The brief narrative above reflects the collapse of environmental consciousness among the Sri Lankan population and policy makers. Growing scarcity of freshwater, climate change (CC), frequent droughts and floods, loss of biodiversity, are the consequences of the destruction of critical natural resources. The COVID-19 pandemic is the latest—but certainly not the last—emerging infectious disease. According to scientists, these diseases result from pathogens being transmitted from animals to humans. To protect against zoonoses, we require an end to deforestation and protection of conservation areas. 

 

Why and how is the Sri Lankan environment destroyed? 

The short termism of government, holistic and interconnected nature of natural resources, ignorance about the nexus between economic development and the natural environment, difficulty of assigning monetary values to nature, disjointed decisions, absence of stakeholder participation and consultation and most importantly, political interference and connivance at all levels are some of the reasons for this state of affairs which I elaborate below. 



Short termism of governments 

Policy making and planning should transcend narrow political perspectives to address environmental issues. Current governments are short term and are held accountable only in the here and now, while environmental issues and economic development are long term phenomena. Policy decisions are based on short run political opportunities and the more easily quantifiable economic parameters such as logging, agriculture and non-timber forest products etc. This dissonance between short run political gain and long run sustainable development of tropical forests is a serious hindrance to forest conservation. Recently a brother of a Minister was remanded for clearing a wetland (rule of law must prevail).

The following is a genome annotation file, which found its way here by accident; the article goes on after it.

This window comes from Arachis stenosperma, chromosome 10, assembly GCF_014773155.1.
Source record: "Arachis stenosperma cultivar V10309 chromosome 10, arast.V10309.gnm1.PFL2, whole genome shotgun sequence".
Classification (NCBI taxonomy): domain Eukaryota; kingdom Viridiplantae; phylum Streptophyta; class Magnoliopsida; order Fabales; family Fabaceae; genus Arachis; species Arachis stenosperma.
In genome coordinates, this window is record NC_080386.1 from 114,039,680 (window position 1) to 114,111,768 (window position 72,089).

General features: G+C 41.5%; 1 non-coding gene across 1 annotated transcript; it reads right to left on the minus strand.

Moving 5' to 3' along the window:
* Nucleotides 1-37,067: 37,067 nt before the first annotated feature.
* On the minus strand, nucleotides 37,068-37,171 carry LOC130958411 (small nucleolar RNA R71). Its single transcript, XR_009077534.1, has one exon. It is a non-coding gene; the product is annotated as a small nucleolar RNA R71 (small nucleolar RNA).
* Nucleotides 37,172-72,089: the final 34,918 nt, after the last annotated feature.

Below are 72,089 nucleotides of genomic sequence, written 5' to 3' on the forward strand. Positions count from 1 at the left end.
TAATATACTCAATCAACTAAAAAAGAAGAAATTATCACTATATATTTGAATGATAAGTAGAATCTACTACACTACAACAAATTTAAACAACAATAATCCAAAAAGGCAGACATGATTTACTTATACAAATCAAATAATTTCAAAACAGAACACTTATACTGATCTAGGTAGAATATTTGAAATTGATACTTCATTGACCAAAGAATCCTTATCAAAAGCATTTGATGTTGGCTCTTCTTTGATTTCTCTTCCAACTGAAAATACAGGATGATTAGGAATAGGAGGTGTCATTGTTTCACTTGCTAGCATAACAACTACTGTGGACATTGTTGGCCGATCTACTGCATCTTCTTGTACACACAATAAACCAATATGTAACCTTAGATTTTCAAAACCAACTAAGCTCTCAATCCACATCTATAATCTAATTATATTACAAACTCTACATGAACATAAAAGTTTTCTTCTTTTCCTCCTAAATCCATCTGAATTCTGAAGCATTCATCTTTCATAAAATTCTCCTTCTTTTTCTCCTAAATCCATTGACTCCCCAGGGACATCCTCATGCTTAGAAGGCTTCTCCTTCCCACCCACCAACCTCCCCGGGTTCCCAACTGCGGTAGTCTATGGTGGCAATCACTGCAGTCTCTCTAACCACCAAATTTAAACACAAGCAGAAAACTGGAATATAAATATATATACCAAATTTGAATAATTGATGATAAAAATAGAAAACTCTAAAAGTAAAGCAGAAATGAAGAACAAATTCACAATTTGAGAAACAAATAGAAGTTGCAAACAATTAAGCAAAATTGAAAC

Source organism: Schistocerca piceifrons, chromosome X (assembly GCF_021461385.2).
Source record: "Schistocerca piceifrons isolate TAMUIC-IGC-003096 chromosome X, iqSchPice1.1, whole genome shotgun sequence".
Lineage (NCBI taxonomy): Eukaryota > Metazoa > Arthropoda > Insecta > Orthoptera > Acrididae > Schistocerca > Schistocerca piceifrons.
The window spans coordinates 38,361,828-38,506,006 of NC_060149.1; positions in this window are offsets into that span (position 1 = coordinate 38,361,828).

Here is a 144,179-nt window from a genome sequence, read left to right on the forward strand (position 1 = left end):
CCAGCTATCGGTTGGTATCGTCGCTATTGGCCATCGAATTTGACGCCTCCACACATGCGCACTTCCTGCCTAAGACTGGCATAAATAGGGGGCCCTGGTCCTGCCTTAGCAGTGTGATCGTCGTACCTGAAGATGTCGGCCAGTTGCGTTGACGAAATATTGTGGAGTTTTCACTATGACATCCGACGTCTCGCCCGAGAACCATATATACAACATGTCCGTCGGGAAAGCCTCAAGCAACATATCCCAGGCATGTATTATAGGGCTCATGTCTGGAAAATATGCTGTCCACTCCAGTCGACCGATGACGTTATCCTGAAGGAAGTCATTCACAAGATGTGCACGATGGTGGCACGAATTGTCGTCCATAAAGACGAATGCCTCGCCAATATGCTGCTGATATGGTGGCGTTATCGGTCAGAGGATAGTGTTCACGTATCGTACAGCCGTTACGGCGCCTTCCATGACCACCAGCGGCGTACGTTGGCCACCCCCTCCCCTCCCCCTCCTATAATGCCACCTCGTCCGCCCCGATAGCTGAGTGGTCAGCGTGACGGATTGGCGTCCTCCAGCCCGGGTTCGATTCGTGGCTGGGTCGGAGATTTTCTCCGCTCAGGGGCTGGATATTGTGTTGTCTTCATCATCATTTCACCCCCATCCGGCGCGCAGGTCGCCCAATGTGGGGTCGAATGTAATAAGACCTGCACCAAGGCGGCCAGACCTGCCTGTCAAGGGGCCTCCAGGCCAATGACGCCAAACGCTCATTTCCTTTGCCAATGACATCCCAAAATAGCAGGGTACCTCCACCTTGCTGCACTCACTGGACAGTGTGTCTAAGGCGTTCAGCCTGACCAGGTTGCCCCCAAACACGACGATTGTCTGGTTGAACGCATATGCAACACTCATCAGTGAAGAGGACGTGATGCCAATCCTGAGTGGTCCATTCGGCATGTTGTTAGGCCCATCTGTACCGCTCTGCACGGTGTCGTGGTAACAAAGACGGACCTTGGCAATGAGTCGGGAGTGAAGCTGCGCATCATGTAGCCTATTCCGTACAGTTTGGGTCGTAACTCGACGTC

Holistic nature of the environment and the interconnections

Better management of the environment depends upon an appreciation of the holistic nature of the ecological system. Policy makers however, conceptualise environmental policy by focusing on only one or two specific environmental problems—e.g., deforestation, water pollution). The truth is that no part of the environment can be considered in isolation from any other part. An ecological approach must treat the natural environment as an integrated system to promote a holistic model of the environment with broader interdisciplinary relevance. The approach is multi-dimensional and involves ecological, socio-economic, and political processes and making difficult tradeoffs among these multiple objectives. 

A holistic approach in the use of land, soils, vegetation, would enhance land and water productivity, community welfare, flood control and conservation of the resource base to ensure sustainable use. Ecosystems such as forests, wetlands, mangroves, village tanks, irrigation ditches have complex interconnections. Forest clearing for example, may cause water scarcity for paddy cultivation, extinction of species and CC. It can cause major fluctuations in annual rainfall patterns and water shortages threatening food security.